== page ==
I'd rather C2E than work!
    Join Date
    Feb 2009
    Location
    Westmount, Edmonton
    Posts
    5,335

    Default

    Quote Originally Posted by Gemini View Post
    Can we not give this implementation of the carbon tax a full six months before we start seriously considering it's overall impact on our finances. Even a full year would be better.
    Especially considering comparing utility bills month to month makes no sense with our seasonal variations.

    "For every complex problem there is an answer that is clear, simple, and wrong"

  19. #19

    Default

    Good article.

    Also, just what we need, another knee-jerk politician:

    Just the (alternative?!) facts, ma'am: Why there's so much carbon tax confusion - Business - CBC News

    ...
    Only a few days after the levy was introduced, a story made the rounds about a recreation centre in Calgary that expected the new tax to increase its annual natural gas bill of $60,000 by a third. On the electricity side of its bill, the facility was bracing for costs to jump 20 per cent or more than $70,000.

    Alarm bells over the sudden spike likely went off for anyone who read the story, and quite rightly so. But a closer look shows the carbon levy applies only to the natural gas used by the facility and not the other fixed charges that make up the entire bill, the upshot being that costs won't go up by nearly as much as suggested. As for electricity, while costs may rise, it won't be because of the carbon tax. Major power producers, which do pay for carbon emissions, are still under legacy rules that didn't change when the new tax was adopted on Jan. 1.
    ...


    Despite the correction, the confusion was compounded when former federal cabinet minister and current Alberta Progressive Conservative leadership candidate Jason Kenney sent the story to more than 90,000 followers with the tweet: "Disgusting: the NDP's carbon tax has massively increased the cost of cremation for grieving families. No compassion."

    ...

    On that score, at a recent rally Kenney also told supporters: "One school district, Elk Island, told me it's going to cost them $800,000 more to run their buses this year."

    According to school board spokesperson Trina Boymook, the carbon tax is currently expected to increase next school year's busing costs by $80,000.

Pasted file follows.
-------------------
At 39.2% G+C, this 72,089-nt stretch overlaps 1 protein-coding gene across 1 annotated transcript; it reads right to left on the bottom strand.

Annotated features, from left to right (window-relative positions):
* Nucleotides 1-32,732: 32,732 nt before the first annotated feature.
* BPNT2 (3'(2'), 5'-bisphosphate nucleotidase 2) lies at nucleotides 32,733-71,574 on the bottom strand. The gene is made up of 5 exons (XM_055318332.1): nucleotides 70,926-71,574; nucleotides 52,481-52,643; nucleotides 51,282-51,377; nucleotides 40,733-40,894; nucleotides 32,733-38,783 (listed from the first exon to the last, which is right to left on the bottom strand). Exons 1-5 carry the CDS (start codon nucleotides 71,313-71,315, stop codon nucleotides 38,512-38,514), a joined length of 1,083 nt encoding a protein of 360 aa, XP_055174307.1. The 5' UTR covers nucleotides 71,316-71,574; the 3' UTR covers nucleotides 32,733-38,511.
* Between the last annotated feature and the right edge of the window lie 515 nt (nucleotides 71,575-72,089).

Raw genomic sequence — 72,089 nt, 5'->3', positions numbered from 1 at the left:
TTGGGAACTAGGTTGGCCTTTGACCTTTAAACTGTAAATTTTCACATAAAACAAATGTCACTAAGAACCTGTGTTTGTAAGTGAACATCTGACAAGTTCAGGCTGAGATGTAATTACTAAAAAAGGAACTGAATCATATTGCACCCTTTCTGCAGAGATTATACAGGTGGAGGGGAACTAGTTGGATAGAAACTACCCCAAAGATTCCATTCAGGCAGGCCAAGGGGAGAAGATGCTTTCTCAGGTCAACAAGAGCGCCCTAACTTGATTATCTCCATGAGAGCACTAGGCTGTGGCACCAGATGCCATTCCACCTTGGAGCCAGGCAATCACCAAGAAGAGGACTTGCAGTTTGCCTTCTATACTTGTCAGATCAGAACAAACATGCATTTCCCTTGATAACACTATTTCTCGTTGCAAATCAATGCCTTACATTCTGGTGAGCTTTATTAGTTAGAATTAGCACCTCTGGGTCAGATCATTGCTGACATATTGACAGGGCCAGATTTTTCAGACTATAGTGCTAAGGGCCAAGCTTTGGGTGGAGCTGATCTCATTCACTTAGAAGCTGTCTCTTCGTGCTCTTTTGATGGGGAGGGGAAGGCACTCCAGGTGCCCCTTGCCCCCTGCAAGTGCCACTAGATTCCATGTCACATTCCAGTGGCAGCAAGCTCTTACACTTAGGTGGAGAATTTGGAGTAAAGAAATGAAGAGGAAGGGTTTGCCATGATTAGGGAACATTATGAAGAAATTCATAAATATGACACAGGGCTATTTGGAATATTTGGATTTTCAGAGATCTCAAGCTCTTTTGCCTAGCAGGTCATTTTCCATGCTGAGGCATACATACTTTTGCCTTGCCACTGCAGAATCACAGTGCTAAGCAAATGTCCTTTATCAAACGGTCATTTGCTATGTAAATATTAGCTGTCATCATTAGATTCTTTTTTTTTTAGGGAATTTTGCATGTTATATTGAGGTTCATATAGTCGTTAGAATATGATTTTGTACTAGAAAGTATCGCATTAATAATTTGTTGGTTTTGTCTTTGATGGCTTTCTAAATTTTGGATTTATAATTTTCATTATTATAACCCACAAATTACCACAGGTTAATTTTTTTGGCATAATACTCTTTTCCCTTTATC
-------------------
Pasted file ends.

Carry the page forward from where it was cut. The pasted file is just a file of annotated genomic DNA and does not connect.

http://www.cbc.ca/news/business/carb...ruth-1.3953391
    Bolding was mine
    Last edited by KC; 01-02-2017 at 09:37 PM.

  20. #20
    C2E Hard Core Contributor
    Join Date
    Jan 2012
    Location
    Sherwood park
    Posts
    2,288

    Default

    Quote Originally Posted by KC View Post
    Good article.

    Also, just what we need, another knee-jerk politician:

    ... But a closer look shows the carbon levy applies only to the natural gas used by the facility and not the other fixed charges that make up the entire bill, the upshot being that costs won't go up by nearly as much as suggested. As for electricity, while costs may rise, it won't be because of the carbon tax. Major power producers, which do pay for carbon emissions, are still under legacy rules that didn't change when the new tax was adopted on Jan. 1.
    ...

    http://www.cbc.ca/news/business/carb...ruth-1.3953391
    Bolding was mine

    So basically what noodle told us weeks ago.

  21. #21

    Default

    ^ er, yesterday?
    Let's make Edmonton better.

  22. #22

    Default

    Weeks ago. Maybe on the Climate plan thread ... and I believe he posted a news article saying so

    Basically, subject to correction, the carbon tax isn't a new tax and large emitters already paid the Conservative's previous Carbon Tax and I guess there's no great change for some or all of those large emitters

    CBC Calgary news article from last year. (I guess no one read it. )

    'Electricity prices aren't expected to move at all': Why Alberta's carbon tax won't hike your power bill

    Large emitters already paying carbon price and new system will include subsidies for power generation
    https://www.google.ca/amp/www.cbc.ca...?client=safari
    Last edited by KC; 02-02-2017 at 07:57 AM.

  23. #23

    Default